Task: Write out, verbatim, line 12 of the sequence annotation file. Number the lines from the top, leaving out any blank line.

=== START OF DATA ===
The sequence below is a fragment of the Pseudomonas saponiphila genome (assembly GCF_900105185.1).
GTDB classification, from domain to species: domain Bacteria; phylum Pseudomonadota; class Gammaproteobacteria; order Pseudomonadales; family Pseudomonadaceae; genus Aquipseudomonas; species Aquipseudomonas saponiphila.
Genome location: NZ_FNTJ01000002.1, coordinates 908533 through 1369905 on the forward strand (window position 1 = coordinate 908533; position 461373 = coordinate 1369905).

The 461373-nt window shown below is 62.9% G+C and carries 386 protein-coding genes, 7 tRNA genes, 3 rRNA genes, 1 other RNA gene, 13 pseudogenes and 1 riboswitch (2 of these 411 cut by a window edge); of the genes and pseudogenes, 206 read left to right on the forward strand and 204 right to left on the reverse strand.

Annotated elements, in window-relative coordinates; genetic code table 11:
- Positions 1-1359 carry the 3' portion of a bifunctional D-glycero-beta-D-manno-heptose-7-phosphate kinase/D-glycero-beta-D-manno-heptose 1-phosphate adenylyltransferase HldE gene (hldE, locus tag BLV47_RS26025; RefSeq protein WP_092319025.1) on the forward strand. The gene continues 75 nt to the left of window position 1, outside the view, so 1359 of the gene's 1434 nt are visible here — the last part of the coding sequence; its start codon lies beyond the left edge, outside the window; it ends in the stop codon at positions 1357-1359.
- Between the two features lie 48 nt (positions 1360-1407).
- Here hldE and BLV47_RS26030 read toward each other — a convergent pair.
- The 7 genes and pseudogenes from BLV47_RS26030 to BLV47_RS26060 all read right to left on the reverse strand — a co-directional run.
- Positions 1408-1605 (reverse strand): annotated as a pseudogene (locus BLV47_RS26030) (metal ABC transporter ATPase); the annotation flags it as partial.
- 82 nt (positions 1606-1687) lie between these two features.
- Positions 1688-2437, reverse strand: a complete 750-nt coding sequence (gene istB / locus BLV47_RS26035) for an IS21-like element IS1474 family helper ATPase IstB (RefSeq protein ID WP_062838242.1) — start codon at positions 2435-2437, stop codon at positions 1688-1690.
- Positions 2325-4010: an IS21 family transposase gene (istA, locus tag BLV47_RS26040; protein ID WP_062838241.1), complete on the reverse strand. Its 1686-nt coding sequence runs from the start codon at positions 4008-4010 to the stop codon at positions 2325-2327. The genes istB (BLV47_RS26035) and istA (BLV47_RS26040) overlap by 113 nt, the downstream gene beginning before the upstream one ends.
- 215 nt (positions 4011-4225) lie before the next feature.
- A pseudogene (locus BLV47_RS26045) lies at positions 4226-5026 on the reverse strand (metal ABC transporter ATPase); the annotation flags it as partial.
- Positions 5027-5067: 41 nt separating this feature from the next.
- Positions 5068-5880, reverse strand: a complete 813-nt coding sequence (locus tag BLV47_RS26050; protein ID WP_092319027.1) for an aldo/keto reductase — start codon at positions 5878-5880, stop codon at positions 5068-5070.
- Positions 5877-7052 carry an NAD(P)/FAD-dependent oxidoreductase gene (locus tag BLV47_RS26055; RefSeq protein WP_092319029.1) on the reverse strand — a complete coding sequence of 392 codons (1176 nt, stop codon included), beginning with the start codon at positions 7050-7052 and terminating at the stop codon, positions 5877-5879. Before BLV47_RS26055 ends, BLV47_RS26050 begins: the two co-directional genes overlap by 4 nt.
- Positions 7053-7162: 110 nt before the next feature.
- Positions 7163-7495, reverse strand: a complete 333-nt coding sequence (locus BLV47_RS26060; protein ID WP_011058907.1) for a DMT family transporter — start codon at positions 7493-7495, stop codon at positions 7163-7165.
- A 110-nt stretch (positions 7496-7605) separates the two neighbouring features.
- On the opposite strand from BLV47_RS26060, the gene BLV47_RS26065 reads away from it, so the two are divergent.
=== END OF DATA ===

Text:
- Positions 1688-2437, reverse strand: a complete 750-nt coding sequence (gene istB / locus BLV47_RS26035) for an IS21-like element IS1474 family helper ATPase IstB (RefSeq protein ID WP_062838242.1) — start codon at positions 2435-2437, stop codon at positions 1688-1690.